Sedgwick Road open Saturday, despite complications in job

A repaving project on Sedgwick Road hit a glitch earlier this week, when crews from the paving company contracted by the city of Port Orchard found areas of wetland upon tearing off the old roadway.
That’s no surprise said Public Works Director Mark Dorsey, who noted the road was put laid over a marshy area long before rules of the Shoreline Management Act would have made it hard if not impossible to do so.
The goal of state shoreline laws is to have “no net loss” of functioning wetlands and shorelines. Development in and around some wetlands is allowed depending on how they score on a system the state uses to rate functionality, like how well they absorb water and filter pollutants. Development allowed on or near wetlands these days must be offset or mitigated by the builder’s enhancement of other wetland areas.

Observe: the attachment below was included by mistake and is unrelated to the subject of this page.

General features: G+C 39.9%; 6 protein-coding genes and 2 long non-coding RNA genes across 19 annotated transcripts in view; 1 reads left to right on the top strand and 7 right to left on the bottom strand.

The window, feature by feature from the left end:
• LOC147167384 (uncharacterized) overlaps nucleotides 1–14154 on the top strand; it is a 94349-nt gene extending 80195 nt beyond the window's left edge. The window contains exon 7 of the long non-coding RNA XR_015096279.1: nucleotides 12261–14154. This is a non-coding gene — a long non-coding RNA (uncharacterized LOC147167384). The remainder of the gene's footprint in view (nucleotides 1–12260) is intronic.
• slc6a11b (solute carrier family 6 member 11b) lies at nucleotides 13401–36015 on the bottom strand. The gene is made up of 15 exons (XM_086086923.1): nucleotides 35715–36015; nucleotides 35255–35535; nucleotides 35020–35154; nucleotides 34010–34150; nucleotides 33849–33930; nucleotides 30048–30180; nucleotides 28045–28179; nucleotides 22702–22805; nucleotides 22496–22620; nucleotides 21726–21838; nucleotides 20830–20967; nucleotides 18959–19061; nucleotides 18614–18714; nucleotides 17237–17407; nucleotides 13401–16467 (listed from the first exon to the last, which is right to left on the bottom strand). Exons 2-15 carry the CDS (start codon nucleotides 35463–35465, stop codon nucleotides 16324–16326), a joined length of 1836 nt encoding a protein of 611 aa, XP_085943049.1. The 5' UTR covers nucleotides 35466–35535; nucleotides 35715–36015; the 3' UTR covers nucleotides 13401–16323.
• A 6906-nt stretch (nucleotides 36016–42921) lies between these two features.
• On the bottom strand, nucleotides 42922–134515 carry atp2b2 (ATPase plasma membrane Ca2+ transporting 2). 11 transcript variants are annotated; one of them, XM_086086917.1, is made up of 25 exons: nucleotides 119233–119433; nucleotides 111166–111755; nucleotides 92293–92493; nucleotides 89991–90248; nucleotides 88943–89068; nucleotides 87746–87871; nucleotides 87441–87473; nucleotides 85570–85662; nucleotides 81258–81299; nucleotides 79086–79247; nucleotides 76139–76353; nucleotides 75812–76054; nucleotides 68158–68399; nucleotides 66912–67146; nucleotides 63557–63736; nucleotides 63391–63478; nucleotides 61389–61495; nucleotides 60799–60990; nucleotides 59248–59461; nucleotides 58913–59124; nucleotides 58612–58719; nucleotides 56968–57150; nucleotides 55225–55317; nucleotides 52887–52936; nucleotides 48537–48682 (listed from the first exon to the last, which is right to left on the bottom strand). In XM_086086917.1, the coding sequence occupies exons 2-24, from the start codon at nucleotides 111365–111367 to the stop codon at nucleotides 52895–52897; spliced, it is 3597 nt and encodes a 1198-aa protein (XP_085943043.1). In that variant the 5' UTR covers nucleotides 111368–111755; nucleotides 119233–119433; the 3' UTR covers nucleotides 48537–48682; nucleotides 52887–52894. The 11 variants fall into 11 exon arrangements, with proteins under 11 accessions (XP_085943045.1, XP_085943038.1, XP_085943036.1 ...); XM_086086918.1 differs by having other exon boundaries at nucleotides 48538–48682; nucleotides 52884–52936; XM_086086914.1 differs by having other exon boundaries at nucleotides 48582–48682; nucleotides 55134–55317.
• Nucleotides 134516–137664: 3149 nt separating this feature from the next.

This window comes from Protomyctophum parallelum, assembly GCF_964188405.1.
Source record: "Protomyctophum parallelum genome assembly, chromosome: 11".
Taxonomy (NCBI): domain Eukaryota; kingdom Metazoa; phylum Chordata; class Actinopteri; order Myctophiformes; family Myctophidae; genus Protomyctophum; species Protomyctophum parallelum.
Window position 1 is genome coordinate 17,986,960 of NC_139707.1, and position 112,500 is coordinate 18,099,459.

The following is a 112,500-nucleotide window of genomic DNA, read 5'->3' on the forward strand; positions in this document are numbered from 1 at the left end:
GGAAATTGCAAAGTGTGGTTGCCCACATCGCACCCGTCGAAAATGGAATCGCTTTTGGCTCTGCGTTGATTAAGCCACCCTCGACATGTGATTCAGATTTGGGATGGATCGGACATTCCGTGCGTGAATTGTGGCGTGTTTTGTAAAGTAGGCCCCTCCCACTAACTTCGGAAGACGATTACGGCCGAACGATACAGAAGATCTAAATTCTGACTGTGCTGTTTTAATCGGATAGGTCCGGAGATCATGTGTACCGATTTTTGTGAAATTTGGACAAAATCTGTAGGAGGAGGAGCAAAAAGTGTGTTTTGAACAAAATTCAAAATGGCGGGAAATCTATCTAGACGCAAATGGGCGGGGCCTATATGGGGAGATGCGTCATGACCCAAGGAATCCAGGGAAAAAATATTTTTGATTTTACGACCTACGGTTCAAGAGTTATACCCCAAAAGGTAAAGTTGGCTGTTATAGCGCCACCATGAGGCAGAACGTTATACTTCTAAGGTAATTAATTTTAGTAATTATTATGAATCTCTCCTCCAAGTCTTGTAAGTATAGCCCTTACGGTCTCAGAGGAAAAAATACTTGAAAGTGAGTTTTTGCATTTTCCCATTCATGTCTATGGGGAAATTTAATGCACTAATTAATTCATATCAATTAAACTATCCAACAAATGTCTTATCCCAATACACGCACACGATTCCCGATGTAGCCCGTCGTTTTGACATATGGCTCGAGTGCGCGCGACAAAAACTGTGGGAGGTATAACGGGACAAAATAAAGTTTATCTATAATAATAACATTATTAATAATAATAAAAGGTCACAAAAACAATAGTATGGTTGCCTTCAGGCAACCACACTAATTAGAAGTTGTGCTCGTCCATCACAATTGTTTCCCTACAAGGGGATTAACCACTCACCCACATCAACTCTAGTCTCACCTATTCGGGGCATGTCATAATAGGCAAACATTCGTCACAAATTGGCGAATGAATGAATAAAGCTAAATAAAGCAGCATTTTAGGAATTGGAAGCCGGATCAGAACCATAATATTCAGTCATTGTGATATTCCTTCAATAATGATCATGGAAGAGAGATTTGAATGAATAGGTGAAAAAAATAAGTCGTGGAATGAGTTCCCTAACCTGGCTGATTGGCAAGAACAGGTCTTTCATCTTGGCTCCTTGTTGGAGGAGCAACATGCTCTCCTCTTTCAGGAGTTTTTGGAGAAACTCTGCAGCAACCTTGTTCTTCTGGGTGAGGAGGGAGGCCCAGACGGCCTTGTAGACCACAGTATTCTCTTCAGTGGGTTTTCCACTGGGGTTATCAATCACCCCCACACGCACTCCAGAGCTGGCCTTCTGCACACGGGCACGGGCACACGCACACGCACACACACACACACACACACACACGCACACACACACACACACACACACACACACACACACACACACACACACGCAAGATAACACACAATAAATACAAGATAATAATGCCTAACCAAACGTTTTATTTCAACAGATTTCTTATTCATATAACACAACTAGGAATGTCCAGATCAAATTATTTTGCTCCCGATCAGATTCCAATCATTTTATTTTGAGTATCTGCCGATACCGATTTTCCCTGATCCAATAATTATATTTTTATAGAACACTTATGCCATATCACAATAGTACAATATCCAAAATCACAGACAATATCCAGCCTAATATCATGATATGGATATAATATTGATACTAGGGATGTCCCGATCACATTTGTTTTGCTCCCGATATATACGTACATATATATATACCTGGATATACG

As it is, Sedgwick is grandfathered in, with no mitigation required. Crews filled in squishy areas on the roadway, then put down a layer of asphalt. More asphalt is needed, but first they need to see if the issue with wet areas is solved.
The road, which has been closed all week, will be open on schedule Saturday, but crews will be looking for the new asphalt to “proof” or set up. If it breaks apart and settles as cars drive over it, more fill work will have to be done, Dorsey said.
The city council on Tuesday authorized an additional expenditure of up to $50,000 for the required fix. The original cost of the job was estimated at $191,605. The extra money is available in the city’s street fund.

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